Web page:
Shame On The Department Of Ed For Their Islamophobia. We Jews Know The Toll Of Censorship.
In August of this year, the U.S. Department of Education sent a letter to Duke University and the University of North Carolina at Chapel Hill threatening to revoke $235,000 in federal funding unless they agreed to significantly revise its educational programs.
The letter cited the universities’ positive portrayal of Islam, noting that in the consortium’s educational materials, “there is a considerable emphasis placed on the understanding the positive aspects of Islam, while there is an absolute absence of any similar focus on the positive aspects of Christianity, Judaism, or any other religion or belief system in the Middle East.” The letter goes on to claim that the Duke-UNC CMES “appears to lack balance as it offers very few, if any, programs focused on the historic discrimination faced by, and current circumstances of, religious minorities in the Middle East, including Christians, Jews, Baha’is, Yadizis, Kurds, Druze, and others.” It concludes that if the Duke-UNC CMES does not radically overhaul its educational programs, it will be at risk of losing its federal funding.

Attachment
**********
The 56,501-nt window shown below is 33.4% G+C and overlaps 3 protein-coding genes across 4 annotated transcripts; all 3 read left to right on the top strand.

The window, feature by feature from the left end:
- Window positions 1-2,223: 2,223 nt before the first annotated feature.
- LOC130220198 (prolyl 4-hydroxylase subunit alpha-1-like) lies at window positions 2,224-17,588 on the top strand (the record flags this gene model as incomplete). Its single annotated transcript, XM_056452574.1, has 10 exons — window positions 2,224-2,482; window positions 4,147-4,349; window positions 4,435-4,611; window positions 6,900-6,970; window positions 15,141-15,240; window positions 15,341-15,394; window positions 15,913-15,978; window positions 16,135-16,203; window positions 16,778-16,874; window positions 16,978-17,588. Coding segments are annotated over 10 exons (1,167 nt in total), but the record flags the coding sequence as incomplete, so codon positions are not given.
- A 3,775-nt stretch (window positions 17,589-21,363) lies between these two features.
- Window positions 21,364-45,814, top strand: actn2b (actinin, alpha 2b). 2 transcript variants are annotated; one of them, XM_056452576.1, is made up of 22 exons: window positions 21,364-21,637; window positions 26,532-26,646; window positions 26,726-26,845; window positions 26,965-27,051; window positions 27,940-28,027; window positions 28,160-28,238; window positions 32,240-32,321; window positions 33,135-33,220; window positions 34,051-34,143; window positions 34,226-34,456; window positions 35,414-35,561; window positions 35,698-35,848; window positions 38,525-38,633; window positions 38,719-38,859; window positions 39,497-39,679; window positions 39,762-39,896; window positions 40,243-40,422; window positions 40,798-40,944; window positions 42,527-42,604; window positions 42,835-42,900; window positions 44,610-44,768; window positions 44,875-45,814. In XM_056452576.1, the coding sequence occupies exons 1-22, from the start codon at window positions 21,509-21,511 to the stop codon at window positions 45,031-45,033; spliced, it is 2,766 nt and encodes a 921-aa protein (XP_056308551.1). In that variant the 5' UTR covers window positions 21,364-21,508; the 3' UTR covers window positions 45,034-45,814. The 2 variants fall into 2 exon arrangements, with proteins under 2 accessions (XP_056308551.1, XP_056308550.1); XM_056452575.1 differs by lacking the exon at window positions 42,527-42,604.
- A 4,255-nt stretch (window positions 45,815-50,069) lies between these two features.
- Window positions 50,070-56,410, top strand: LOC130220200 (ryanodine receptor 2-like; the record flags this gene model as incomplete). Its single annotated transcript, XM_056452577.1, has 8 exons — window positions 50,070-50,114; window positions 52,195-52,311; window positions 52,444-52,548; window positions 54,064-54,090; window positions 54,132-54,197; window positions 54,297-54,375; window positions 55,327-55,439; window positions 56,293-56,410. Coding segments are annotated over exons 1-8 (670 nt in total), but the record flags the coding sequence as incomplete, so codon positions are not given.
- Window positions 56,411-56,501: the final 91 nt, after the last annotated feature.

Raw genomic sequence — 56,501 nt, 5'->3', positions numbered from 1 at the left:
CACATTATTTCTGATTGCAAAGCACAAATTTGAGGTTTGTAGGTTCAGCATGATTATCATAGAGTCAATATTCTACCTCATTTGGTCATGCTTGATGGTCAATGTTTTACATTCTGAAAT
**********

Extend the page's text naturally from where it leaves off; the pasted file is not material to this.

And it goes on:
Though the letter itself does not explicitly mention Israel, it was the culmination of a federal investigation that began in April, when Republican Congressman George Holding sent a letter to Secretary of Education Betsy DeVos warning about “reports of severe anti-Israel bias and anti-Semitic rhetoric at a taxpayer-funded conference, ‘Conflict Over Gaza: People, Politics, and Possibilities.’” In particular, Holding cited the fact that the conference hosted a rapper, Tamer Nafar, who allegedly performed a “brazenly anti-Semitic song,” along with the fact that “several of the conference’s speakers are actively involved in the Boycott, Divestment, and Sanctions movement.” Holding demanded that the Department of Education put in place new policies “to ensure taxpayer funded federal grants are not awarded to organizations promoting a biased anti-Israel agenda.”